Sounds can be soothing. Experts think babies enjoy static sounds—a washing machine, vacuum cleaner, fan, or running water— because they mimic the body noises baby heard in the womb. And don't underestimate how soothing your own singing voice can be (for both you and baby).
It might help both of you to just step outside, take a walk or give baby a stroller ride. A ride in the car is a classic, as the rhythmic motion and humming sounds can calm baby right down. The rocking motion of a swing or bouncer with soothing vibrations can be similarly calming. Some babies are calmed by a bath.
Sometimes there will be nothing you can do—your baby will just have to blow off steam. Put baby down after you've done all you can. You'll be surprised at how much more together baby is after the steam goes away. If you feel really stressed yourself, the baby will pick up on your tension. Gentle rocking and patting are good, but never shake a baby—you can do serious harm.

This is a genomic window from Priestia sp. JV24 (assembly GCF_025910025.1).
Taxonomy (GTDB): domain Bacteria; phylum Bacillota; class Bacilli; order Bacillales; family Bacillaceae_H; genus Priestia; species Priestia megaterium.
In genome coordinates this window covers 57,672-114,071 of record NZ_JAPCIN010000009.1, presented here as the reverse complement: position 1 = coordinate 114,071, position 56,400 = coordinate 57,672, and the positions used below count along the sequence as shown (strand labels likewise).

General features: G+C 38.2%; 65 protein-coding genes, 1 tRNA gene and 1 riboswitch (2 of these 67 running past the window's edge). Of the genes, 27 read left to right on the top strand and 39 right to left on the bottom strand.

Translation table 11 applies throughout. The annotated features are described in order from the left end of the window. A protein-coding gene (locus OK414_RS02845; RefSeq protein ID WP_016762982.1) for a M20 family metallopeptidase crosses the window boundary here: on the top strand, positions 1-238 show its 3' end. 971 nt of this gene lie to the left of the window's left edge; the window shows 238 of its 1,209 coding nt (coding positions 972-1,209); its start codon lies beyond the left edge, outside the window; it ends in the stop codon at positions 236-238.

It's one thing to fall asleep, and it's another to stay asleep! Lullaby-playing mobiles and other soothing products can encourage your baby to stay in peaceful slumber, even in the middle of the night. If you've tried everything, and your pediatrician has given your child a clean bill of health, don't feel guilty about setting your infant in a safe place and letting the screams fly for a few minutes. Stay within your child's view, and offer comforting words, kisses, and hugs.
By the first birthday, your child may have connected with a comfort object—a favorite toy or blanket, for example. (For children under a year old, don't place stuffed animals or blankets in the crib.)
Dr. Bettye M. Caldwell Ph.D. Professor of Pediatrics in Child Development and Education
Our parenting advice is given as suggestions only. We recommend you also consult your healthcare provider, and urge you to contact them immediately if your question is urgent or about a medical condition.